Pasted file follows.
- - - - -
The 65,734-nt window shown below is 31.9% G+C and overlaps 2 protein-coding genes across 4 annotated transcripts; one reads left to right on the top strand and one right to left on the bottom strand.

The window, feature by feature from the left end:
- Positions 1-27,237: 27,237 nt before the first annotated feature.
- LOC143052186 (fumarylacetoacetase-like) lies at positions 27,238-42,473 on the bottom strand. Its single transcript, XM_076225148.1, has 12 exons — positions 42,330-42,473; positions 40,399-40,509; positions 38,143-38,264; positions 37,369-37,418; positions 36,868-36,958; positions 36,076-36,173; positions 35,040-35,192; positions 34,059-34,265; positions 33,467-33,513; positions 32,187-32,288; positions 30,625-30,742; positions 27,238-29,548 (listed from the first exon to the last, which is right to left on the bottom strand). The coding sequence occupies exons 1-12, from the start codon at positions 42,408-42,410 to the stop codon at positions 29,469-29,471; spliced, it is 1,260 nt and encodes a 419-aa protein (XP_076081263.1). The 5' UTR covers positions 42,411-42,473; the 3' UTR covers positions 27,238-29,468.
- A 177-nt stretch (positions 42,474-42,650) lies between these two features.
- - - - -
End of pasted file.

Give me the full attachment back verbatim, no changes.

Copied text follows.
The 65,734-nt window shown below is 31.9% G+C and overlaps 2 protein-coding genes across 4 annotated transcripts; one reads left to right on the top strand and one right to left on the bottom strand.

The window, feature by feature from the left end:
- Positions 1-27,237: 27,237 nt before the first annotated feature.
- LOC143052186 (fumarylacetoacetase-like) lies at positions 27,238-42,473 on the bottom strand. Its single transcript, XM_076225148.1, has 12 exons — positions 42,330-42,473; positions 40,399-40,509; positions 38,143-38,264; positions 37,369-37,418; positions 36,868-36,958; positions 36,076-36,173; positions 35,040-35,192; positions 34,059-34,265; positions 33,467-33,513; positions 32,187-32,288; positions 30,625-30,742; positions 27,238-29,548 (listed from the first exon to the last, which is right to left on the bottom strand). The coding sequence occupies exons 1-12, from the start codon at positions 42,408-42,410 to the stop codon at positions 29,469-29,471; spliced, it is 1,260 nt and encodes a 419-aa protein (XP_076081263.1). The 5' UTR covers positions 42,411-42,473; the 3' UTR covers positions 27,238-29,468.
- A 177-nt stretch (positions 42,474-42,650) lies between these two features.